As Passport noted a few months ago in our podcast conversation, the Chinese economy is nowhere near as strong as it looks from the outside.
Stratfor has seen anecdotes, from problems with trade credits to issues related to the real estate sector, suggesting that the image of China being insulated from the global crisis is in part a fabrication by the Chinese government. For this reason, we believe China bears closer inspection.
The Oct. 31 announcement by the PBoC is the first official acknowledgment that China could be facing a domestic credit crunch. The bank’s predictions suggest not only that real estate prices are dropping drastically because of falling demand but also that the effect on real estate companies, especially in urban areas, is now amounting to tightened capital flows. Moreover, the PBoC warned that the situation poses “a relatively large risk” to the commercial banks that have made loans to the construction and development companies because these companies use property as collateral and their collateral is now losing value. Anywhere from 20 percent to 40 percent of the total loans granted by these commercial banks have been devoted to the real estate sector, according to the PBoC.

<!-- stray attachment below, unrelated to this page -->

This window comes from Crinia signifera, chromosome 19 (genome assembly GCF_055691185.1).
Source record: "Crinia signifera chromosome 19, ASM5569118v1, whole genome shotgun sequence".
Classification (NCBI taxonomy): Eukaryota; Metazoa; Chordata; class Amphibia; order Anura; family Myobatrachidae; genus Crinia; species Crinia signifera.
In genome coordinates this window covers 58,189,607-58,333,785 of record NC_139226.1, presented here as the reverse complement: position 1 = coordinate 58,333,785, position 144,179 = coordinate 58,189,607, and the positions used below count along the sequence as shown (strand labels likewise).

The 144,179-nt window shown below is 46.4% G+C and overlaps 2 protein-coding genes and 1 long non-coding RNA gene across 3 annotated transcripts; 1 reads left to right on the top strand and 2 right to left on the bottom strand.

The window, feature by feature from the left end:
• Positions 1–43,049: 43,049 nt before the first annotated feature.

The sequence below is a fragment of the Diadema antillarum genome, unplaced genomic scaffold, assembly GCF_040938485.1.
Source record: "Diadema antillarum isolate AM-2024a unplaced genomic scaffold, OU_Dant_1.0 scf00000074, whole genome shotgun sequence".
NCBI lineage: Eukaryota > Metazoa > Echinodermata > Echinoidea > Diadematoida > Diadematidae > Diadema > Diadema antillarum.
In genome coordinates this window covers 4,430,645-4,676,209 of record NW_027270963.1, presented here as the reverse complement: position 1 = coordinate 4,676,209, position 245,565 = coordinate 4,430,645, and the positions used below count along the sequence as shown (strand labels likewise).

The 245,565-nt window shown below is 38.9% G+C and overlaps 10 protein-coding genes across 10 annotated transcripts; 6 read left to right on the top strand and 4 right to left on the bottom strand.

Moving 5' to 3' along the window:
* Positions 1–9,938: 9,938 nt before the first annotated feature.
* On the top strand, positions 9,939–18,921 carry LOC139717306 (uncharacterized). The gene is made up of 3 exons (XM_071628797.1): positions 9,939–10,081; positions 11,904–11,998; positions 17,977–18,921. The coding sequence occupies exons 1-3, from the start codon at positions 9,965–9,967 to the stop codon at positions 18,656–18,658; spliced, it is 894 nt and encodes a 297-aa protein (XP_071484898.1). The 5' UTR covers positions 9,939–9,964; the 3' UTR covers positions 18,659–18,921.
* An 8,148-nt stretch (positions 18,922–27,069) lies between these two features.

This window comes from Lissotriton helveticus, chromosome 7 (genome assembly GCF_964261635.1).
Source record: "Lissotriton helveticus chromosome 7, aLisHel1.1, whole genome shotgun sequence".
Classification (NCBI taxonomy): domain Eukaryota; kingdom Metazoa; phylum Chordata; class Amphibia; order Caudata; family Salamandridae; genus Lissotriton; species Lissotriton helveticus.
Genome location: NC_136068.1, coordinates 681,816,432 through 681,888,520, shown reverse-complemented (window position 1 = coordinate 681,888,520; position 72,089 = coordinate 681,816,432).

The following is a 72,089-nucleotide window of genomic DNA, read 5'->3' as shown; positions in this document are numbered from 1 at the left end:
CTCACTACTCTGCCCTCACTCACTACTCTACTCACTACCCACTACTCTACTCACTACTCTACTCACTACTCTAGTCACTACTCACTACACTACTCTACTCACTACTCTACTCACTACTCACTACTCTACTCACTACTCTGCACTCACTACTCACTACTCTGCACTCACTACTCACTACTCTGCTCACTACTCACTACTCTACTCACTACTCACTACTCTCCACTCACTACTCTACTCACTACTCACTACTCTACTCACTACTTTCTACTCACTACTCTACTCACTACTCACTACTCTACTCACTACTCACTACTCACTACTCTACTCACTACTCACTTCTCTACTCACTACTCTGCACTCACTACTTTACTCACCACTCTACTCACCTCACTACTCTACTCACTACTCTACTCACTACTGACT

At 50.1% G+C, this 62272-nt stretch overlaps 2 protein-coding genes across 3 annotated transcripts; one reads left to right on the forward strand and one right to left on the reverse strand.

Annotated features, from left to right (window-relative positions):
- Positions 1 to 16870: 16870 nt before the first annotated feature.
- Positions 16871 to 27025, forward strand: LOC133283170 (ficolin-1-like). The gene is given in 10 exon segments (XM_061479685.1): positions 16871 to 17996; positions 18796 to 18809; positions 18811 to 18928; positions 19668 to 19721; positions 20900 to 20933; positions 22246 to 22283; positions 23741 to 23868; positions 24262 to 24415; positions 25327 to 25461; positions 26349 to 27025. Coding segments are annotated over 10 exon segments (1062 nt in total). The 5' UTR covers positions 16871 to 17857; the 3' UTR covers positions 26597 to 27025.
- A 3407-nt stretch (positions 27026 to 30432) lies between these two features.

The common assumption has been that China has “room” to grow and will be the beneficiary of any U.S. retrenchment on the world scene. But, since the Chinese government doesn’t allow its citizens to effectively save, much of its investment has been based on the same fraudulent debt basis that America’s was. Also, its cheap labor is far from limitless because production also requires capital to take advantage of that labor.
I’ve always been skeptical that a centrally-directed economy could possibly function as effectively as China’s is supposed to have run. I also know from my contacts in the financial industry that the reason they invest in the West is because the banking and finance systems are very unreliable. So, this may not be the Chinese century any more than the 1990’s were the Japanese decade.